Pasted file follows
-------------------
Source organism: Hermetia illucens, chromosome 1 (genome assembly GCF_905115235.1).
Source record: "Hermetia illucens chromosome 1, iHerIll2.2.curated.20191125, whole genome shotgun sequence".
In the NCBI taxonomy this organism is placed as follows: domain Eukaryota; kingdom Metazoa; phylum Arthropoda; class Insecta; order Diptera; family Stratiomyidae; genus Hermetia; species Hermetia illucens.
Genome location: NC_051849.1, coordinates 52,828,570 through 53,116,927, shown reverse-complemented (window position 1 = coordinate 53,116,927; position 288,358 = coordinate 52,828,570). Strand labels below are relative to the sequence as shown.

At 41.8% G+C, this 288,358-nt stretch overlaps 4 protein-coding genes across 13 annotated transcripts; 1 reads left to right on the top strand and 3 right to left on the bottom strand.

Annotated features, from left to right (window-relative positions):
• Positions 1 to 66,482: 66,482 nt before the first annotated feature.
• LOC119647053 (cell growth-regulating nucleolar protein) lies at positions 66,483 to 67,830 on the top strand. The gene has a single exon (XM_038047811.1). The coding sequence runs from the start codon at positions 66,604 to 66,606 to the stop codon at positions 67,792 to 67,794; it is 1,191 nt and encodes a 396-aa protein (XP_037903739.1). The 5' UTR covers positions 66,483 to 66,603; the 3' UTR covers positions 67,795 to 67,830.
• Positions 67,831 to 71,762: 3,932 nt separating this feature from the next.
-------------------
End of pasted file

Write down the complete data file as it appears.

Source organism: Hermetia illucens, chromosome 1 (genome assembly GCF_905115235.1).
Source record: "Hermetia illucens chromosome 1, iHerIll2.2.curated.20191125, whole genome shotgun sequence".
In the NCBI taxonomy this organism is placed as follows: domain Eukaryota; kingdom Metazoa; phylum Arthropoda; class Insecta; order Diptera; family Stratiomyidae; genus Hermetia; species Hermetia illucens.
Genome location: NC_051849.1, coordinates 52,828,570 through 53,116,927, shown reverse-complemented (window position 1 = coordinate 53,116,927; position 288,358 = coordinate 52,828,570). Strand labels below are relative to the sequence as shown.

At 41.8% G+C, this 288,358-nt stretch overlaps 4 protein-coding genes across 13 annotated transcripts; 1 reads left to right on the top strand and 3 right to left on the bottom strand.

Annotated features, from left to right (window-relative positions):
• Positions 1 to 66,482: 66,482 nt before the first annotated feature.
• LOC119647053 (cell growth-regulating nucleolar protein) lies at positions 66,483 to 67,830 on the top strand. The gene has a single exon (XM_038047811.1). The coding sequence runs from the start codon at positions 66,604 to 66,606 to the stop codon at positions 67,792 to 67,794; it is 1,191 nt and encodes a 396-aa protein (XP_037903739.1). The 5' UTR covers positions 66,483 to 66,603; the 3' UTR covers positions 67,795 to 67,830.
• Positions 67,831 to 71,762: 3,932 nt separating this feature from the next.